General Fly Fishing Report
October 1, 2010
The fall transition is making for
up and down fly fishing in the Ozarks
Night trips are 4 hours in duration and begin one hour after the water shuts down at Table Rock Dam. Outings typically start between 10pm to 12am. I really only like to take skilled anglers to keep the trip more productive so casting a fly rod is a must. If you can really control the cast and shot line you will have a better trip then tangling all night. I don’t use glow in the dark strike indicators. It’s all by feel and swing streamers.
When flows exceed the two-unit level on upper Lake Taneycomo, and it looks like moderate to heavy water is likely all day, I would prefer to just offer half-day trips. This change in policy is reflective of the fact that there are only three good spots accessible by drift boat during really high water.
Fall is an interesting season fly fishing in the Ozarks because there is so much going on with regards to diversified angling opportunities. The White River, Norfork Tailwater and Lake Taneycomo are all in good shape and there are plenty of really good fish out there for the taking…when they decide to really start biting. Unlike any other seasonal transition, the early stages of fall conditions on these rivers can often throw the fish into a funk.
This is typically a result of changes in water flow, dropping oxygen levels and the fact that many of the really big trout are on the move – feeding is often the last thing on their mind, but you never know when you may chance into a trophy fish that happens to cruise into your area.
Compared to years past, dissolved oxygen levels are relatively high for the first of October. It’s such a relief to see the Corp of Engineers doing everything within their power to keep the rivers fresh (DO above 4ppm). This is all I ever I’ve asked for, and for decades, fish suffered on Taneycomo and the Norfork for no real reason. But the times are changing for the better, as low dissolved oxygen was the Achilles Heel of these two fisheries up until recently. Currently, the worst water is at night when the rivers are low. Norfork Dam will “pulse” the river by releasing a small amount of water for one hour when levels drop below 4ppm and Table Rock is equipped to pump liquid oxygen into the tailwater, which can really change the fishing in a hurry. This is why drift fishing is hot on Taneycomo, but low-water wading has been a bit hit or miss depending on the prevailing conditions.
Where to Fish When
the Bite is Inconsistent
I’ve been primarily guiding on Lake Taneycomo of late and the bite has been inconsistent. When the wind chop is right or a generator or two is running, it’s possible to hammer some decent fish, but if the river is slick, things have been a bit slower than I would like. That said, some browns are starting to show up below the dam, and there are reports floating around that detail some big fish encounters. It’s all about being at the right place at the right time during the fall transition, and the weather, scenery and good flow regimes have made for many enjoyable days on the water of late. Sure, there have been some slow periods, but considering that oxygen levels are in really good shape, there is no doubt in my mind that the best of autumn fishing is just around the corner.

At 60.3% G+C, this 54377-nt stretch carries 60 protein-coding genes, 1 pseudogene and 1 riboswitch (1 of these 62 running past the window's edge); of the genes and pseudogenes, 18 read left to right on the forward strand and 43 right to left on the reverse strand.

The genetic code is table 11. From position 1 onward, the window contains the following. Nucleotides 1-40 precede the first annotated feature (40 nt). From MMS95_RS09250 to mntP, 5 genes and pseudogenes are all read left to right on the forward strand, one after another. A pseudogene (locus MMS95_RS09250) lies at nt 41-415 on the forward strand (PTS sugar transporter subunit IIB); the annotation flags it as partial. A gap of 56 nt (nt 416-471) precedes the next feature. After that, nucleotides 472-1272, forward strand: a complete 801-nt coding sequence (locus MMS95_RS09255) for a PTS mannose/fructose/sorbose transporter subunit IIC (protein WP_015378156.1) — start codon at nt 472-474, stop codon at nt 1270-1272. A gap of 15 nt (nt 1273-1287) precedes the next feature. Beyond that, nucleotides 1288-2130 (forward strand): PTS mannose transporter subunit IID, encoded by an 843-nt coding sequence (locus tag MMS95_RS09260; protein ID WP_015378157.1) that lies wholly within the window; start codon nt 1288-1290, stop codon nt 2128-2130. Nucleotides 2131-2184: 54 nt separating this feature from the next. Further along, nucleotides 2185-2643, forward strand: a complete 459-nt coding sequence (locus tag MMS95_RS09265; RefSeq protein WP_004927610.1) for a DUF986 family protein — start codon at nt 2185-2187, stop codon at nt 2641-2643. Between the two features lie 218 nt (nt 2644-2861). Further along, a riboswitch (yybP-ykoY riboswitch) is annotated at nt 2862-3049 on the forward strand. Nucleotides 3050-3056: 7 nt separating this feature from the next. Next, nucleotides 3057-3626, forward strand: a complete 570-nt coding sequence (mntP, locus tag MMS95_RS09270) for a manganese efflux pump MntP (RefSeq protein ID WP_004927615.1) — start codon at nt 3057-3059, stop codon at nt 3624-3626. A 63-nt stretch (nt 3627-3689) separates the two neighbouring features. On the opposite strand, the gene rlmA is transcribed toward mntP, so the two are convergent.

My guiding schedule has been really hectic of late, and I’ve got a case of “lunker fever”, so I’m spending a lot of free time throwing flies in areas where I know some hogs are concentrated. Most of my personal fishing has been at night, and this is the time of year when ‘fishing by the lights of the dam’ can pay off in a big way. Although my guide days are starting to fill in for this month (but there are still some good spots available), my nights are wide open. Feel free to give me a call if you want to discuss night fishing in greater detail.
As far as I know, I’m the only guide offering midnight float trips in Missouri and Arkansas, and believe me; the experience of drifting the rivers in the dark is unforgettable.
I’ll be out on the water for the next three days, so look for a report next week. Also, the newsletter and a new article will be coming out soon. Both of these pieces are educational and informative. It’s been a great year so far from a professional and fishing perspective, and truly, the best may be yet to come. Try and make time to visit the Ozarks this October or November for the opportunity to get in on some of the best trophy fishing we’ve seen in years. Fall is always a magical time, so don’t miss out.
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